Today is the anniversary of the death of Hugo von Hofmannsthal in 1929. As a writer of sorts myself, I’ve always had a special sympathy for the writer in the Strauss / Hofmannsthal partnership, and get fairly indignant when the composer is billed as sole creator of their joint operas (or – worse – when his name is mis-spelled: musicians are particularly bad at this).
Given the level of interest in fin-de-siècle Vienna I’m always surprised that there isn’t more interest in his writing in the English-speaking world – to say nothing of his role in the creation of the Salzburg Festival. Anyway, when I wrote a programme note for Andris Nelsons’ and the CBSO’s Rosenkavalier last year I did my best to make sure Hofmannsthal got his due. Here’s what I wrote.
Curious music lovers who open the score of Der Rosenkavalier for the first time are sometimes surprised by what they see on the title page: Comedy for Music by Hugo von Hofmannsthal. Music by Richard Strauss.
The order of the wording is significant. Strauss may have written the score, but the characters and plot of Der Rosenkavalier were created by Hofmannsthal, and his vivid, wonderfully evocative words gave them life. Hofmannsthal (1874-1929) was arguably the greatest natural talent in fin de siècle Austrian literature, a poet and playwright of international repute whose influence on European culture can still be felt today. That’s why it’s wrong to talk about “Strauss’s Der Rosenkavalier” – or to describe Hofmannsthal as no more than a librettist.
Not that he shunned the description – in fact, he embraced it. He never viewed his six libretti for Strauss – Elektra (1909), Der Rosenkavalier (1911), Ariadne auf Naxos (1911-16), Die Frau ohne Schatten (1917), Die Aegyptische Helena (1928) and Arabella (1929) – as hack-work; indeed, as he told Strauss, their collaboration was “something great and at the same time necessary to my life”. Hofmannsthal had begun his literary career at the age of 17, when, under the pseudonym “Loris”, his astonishingly mature lyrical poetry amazed Viennese café society. “We had never heard verses of such perfection, such flawless fluidity, such intense musical feeling from a living person – indeed, had hardly thought it possible since Goethe” recalled the playwright Arthur Schnitzler.
Prodigies rarely enter adulthood unscathed, and Hofmannsthal’s crisis came at the turn of the century in a sudden loss of creative confidence. In his Lord Chandos Letter (1902) he described how words themselves “disintegrated in my mouth like rotten mushrooms”. Turning from poetry, he began to look for new ways in which to bridge the gap between language and emotion. He looked to theatre, to ritual, and to antiquity, producing new adaptations of Sophocles: Elektra (1904) and Ödipus und die Sphinx (1906). Then he looked to music.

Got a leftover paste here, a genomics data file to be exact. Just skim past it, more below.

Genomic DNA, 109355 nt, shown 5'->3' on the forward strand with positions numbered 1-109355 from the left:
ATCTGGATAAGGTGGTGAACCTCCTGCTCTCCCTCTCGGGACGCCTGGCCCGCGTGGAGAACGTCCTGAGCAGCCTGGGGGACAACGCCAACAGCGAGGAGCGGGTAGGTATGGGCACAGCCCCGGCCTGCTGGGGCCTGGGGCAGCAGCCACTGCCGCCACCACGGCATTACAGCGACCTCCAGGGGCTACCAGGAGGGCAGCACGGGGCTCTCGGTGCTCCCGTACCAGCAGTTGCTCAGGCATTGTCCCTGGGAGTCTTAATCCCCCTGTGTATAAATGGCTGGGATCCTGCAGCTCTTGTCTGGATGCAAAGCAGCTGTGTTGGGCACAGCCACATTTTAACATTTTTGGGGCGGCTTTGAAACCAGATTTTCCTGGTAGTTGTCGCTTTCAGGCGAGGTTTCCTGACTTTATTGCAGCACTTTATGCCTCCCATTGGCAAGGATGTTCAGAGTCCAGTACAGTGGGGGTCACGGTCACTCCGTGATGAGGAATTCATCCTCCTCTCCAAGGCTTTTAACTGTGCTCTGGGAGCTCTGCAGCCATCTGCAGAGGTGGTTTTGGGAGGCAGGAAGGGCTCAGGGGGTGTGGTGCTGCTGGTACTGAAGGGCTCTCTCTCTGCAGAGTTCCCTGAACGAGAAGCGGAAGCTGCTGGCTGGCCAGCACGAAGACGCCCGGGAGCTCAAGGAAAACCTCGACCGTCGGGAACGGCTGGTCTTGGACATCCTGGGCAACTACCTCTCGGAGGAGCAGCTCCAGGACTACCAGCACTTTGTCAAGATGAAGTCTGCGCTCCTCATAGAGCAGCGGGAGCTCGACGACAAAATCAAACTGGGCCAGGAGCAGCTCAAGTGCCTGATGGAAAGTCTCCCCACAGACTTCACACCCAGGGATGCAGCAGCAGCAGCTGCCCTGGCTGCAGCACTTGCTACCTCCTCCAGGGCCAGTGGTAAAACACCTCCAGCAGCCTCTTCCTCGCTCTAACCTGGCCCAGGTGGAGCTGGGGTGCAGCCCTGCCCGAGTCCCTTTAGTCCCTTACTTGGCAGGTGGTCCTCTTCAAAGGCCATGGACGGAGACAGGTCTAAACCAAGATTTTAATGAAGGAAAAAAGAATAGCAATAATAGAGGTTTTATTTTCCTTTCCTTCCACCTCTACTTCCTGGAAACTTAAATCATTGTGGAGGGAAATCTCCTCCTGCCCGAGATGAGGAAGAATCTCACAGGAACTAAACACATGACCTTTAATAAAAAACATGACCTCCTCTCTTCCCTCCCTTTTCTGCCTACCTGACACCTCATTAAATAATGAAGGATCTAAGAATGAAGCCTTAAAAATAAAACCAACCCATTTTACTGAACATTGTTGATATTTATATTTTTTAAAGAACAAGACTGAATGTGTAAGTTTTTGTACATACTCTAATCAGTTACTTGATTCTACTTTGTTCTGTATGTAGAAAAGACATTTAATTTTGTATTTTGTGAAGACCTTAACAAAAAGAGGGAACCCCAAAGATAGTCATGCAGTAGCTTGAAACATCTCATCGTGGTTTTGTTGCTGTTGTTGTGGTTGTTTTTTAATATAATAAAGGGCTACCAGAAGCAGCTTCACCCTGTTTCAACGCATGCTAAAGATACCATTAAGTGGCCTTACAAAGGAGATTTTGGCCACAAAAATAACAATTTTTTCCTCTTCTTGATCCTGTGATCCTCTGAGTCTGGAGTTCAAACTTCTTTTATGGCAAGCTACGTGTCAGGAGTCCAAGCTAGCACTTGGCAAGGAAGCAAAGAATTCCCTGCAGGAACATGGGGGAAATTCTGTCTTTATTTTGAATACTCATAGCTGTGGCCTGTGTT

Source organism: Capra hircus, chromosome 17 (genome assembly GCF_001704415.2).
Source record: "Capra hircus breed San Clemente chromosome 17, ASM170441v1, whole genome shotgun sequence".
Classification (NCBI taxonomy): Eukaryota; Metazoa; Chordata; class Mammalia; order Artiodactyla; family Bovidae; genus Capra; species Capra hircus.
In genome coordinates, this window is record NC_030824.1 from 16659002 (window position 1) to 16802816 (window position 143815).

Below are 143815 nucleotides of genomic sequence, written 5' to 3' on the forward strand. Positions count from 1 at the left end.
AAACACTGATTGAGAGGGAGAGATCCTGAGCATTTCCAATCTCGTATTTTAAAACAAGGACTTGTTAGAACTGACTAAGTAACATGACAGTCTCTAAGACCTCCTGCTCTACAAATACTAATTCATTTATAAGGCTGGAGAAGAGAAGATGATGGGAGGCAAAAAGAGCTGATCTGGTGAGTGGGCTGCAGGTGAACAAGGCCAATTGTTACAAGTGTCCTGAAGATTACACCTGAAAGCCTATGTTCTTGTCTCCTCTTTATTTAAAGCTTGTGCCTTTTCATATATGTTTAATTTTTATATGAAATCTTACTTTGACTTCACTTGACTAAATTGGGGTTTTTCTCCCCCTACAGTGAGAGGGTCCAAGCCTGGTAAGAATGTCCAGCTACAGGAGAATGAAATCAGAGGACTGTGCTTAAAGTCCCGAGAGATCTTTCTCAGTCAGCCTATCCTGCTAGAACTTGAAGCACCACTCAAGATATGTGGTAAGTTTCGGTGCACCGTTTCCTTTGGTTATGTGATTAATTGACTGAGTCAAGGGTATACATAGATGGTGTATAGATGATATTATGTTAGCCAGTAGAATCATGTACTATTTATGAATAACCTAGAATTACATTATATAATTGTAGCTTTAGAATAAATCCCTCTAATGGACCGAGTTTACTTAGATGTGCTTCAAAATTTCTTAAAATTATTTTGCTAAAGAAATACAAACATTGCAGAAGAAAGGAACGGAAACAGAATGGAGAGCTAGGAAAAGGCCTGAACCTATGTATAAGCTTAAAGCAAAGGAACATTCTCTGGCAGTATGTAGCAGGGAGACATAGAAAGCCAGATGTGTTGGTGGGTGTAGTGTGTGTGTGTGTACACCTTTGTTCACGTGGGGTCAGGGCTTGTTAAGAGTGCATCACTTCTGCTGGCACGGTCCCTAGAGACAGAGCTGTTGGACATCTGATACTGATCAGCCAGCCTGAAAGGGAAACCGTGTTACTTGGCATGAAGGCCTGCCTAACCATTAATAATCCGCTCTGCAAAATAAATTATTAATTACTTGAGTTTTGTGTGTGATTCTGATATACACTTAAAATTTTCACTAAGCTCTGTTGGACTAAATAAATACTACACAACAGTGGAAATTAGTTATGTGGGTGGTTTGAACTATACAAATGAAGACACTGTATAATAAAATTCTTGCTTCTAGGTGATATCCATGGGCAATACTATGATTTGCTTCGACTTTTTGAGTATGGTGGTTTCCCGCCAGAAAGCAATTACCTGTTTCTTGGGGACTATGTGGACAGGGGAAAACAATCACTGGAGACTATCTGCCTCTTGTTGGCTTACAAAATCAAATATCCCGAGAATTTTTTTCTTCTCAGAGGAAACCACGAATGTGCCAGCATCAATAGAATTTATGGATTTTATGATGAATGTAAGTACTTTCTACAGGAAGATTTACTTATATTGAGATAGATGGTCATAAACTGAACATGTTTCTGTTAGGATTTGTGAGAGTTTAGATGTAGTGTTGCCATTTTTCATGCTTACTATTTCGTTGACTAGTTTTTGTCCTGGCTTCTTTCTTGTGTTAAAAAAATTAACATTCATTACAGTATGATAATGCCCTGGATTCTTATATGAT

And while he accepted that in opera music inevitably dominates words, he was emphatic that this was a partnership of artistic equals. “I know the worth of my work” he wrote to Strauss during a particularly fraught discussion about Ariadne auf Naxos. “I know that for many generations past, no poet of the rank with which I may credit myself amongst the living has committed himself willingly and devotedly to the task of working for a musician”. Hofmannsthal’s example would inspire writers of the calibre of Bertolt Brecht, Jean Cocteau and W H Auden to work with major composers.
World War One affected Hofmannsthal profoundly, and after the collapse of the Habsburg monarchy he devoted the last decade of his life to rescuing and renewing what he could of European culture. With the theatre director Max Reinhardt, he founded the Salzburg Festival in the hope that “we might do in a new way, in ancient, beautiful and meaningful places, what was always done there”. An open-air performance of his mystery-play Jedermann is still an annual Salzburg tradition. Hofmannsthal was working on Arabella when, in July 1929, his son Franz committed suicide. Devastated, he collapsed and died on the day of Franz’s funeral.
Thousands attended Hofmannsthal’s own funeral, though he never read Strauss’s final telegram complimenting him on the first act of Arabella. But he’d spoken frankly to Strauss about their partnership in 1924, on the composer’s 60th birthday, and the nature of their relationship was such that it wouldn’t have needed repeating: “You have rewarded me as richly as any artist can reward another. The rest, our works did for themselves, and I believe that they, not all, but nearly all of them, with their inseparable fusion of poetry and music, will continue to live and give pleasure”.